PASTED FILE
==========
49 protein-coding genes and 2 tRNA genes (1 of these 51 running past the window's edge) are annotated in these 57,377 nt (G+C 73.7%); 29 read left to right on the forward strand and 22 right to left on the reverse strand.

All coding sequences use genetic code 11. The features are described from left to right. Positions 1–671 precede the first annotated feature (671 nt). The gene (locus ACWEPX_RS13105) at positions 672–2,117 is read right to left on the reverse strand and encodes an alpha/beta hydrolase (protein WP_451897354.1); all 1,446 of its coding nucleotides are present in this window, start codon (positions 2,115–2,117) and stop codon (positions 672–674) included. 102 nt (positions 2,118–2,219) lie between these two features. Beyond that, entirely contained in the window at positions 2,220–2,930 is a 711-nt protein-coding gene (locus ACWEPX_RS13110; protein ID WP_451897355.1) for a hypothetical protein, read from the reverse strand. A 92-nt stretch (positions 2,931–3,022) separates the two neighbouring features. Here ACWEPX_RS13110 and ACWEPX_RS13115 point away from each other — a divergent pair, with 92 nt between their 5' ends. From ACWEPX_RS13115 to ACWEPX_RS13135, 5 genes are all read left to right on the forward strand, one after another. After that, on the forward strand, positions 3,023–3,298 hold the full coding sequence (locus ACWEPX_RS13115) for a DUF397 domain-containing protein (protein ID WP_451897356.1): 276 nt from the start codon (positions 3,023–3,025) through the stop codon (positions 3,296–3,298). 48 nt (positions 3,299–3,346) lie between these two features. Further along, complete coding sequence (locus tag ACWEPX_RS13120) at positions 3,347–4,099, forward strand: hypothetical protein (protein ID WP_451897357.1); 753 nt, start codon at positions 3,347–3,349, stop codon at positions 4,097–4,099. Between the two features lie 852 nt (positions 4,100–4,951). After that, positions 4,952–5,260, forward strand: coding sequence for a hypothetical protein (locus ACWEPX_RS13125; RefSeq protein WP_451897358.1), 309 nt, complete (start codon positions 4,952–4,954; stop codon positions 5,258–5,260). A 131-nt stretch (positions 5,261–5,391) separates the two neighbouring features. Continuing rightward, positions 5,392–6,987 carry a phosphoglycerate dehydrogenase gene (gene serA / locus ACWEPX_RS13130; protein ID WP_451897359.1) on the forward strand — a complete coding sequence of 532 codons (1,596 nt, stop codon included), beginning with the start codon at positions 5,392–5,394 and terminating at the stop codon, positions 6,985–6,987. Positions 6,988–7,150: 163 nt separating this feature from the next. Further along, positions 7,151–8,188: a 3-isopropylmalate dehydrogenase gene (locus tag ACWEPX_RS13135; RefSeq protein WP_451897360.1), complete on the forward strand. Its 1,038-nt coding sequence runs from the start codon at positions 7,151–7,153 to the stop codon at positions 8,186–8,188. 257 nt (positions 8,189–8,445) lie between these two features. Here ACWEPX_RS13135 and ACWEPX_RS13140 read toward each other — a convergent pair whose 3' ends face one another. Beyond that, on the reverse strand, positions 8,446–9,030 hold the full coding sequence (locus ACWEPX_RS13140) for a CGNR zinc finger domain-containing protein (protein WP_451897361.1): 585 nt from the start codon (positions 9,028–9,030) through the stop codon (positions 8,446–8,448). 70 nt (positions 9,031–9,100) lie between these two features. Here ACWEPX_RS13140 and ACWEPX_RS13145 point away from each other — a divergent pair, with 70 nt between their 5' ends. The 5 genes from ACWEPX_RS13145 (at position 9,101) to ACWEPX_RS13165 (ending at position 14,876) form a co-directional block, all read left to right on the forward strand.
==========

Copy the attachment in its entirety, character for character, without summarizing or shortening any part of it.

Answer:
49 protein-coding genes and 2 tRNA genes (1 of these 51 running past the window's edge) are annotated in these 57,377 nt (G+C 73.7%); 29 read left to right on the forward strand and 22 right to left on the reverse strand.

All coding sequences use genetic code 11. The features are described from left to right. Positions 1–671 precede the first annotated feature (671 nt). The gene (locus ACWEPX_RS13105) at positions 672–2,117 is read right to left on the reverse strand and encodes an alpha/beta hydrolase (protein WP_451897354.1); all 1,446 of its coding nucleotides are present in this window, start codon (positions 2,115–2,117) and stop codon (positions 672–674) included. 102 nt (positions 2,118–2,219) lie between these two features. Beyond that, entirely contained in the window at positions 2,220–2,930 is a 711-nt protein-coding gene (locus ACWEPX_RS13110; protein ID WP_451897355.1) for a hypothetical protein, read from the reverse strand. A 92-nt stretch (positions 2,931–3,022) separates the two neighbouring features. Here ACWEPX_RS13110 and ACWEPX_RS13115 point away from each other — a divergent pair, with 92 nt between their 5' ends. From ACWEPX_RS13115 to ACWEPX_RS13135, 5 genes are all read left to right on the forward strand, one after another. After that, on the forward strand, positions 3,023–3,298 hold the full coding sequence (locus ACWEPX_RS13115) for a DUF397 domain-containing protein (protein ID WP_451897356.1): 276 nt from the start codon (positions 3,023–3,025) through the stop codon (positions 3,296–3,298). 48 nt (positions 3,299–3,346) lie between these two features. Further along, complete coding sequence (locus tag ACWEPX_RS13120) at positions 3,347–4,099, forward strand: hypothetical protein (protein ID WP_451897357.1); 753 nt, start codon at positions 3,347–3,349, stop codon at positions 4,097–4,099. Between the two features lie 852 nt (positions 4,100–4,951). After that, positions 4,952–5,260, forward strand: coding sequence for a hypothetical protein (locus ACWEPX_RS13125; RefSeq protein WP_451897358.1), 309 nt, complete (start codon positions 4,952–4,954; stop codon positions 5,258–5,260). A 131-nt stretch (positions 5,261–5,391) separates the two neighbouring features. Continuing rightward, positions 5,392–6,987 carry a phosphoglycerate dehydrogenase gene (gene serA / locus ACWEPX_RS13130; protein ID WP_451897359.1) on the forward strand — a complete coding sequence of 532 codons (1,596 nt, stop codon included), beginning with the start codon at positions 5,392–5,394 and terminating at the stop codon, positions 6,985–6,987. Positions 6,988–7,150: 163 nt separating this feature from the next. Further along, positions 7,151–8,188: a 3-isopropylmalate dehydrogenase gene (locus tag ACWEPX_RS13135; RefSeq protein WP_451897360.1), complete on the forward strand. Its 1,038-nt coding sequence runs from the start codon at positions 7,151–7,153 to the stop codon at positions 8,186–8,188. 257 nt (positions 8,189–8,445) lie between these two features. Here ACWEPX_RS13135 and ACWEPX_RS13140 read toward each other — a convergent pair whose 3' ends face one another. Beyond that, on the reverse strand, positions 8,446–9,030 hold the full coding sequence (locus ACWEPX_RS13140) for a CGNR zinc finger domain-containing protein (protein WP_451897361.1): 585 nt from the start codon (positions 9,028–9,030) through the stop codon (positions 8,446–8,448). 70 nt (positions 9,031–9,100) lie between these two features. Here ACWEPX_RS13140 and ACWEPX_RS13145 point away from each other — a divergent pair, with 70 nt between their 5' ends. The 5 genes from ACWEPX_RS13145 (at position 9,101) to ACWEPX_RS13165 (ending at position 14,876) form a co-directional block, all read left to right on the forward strand.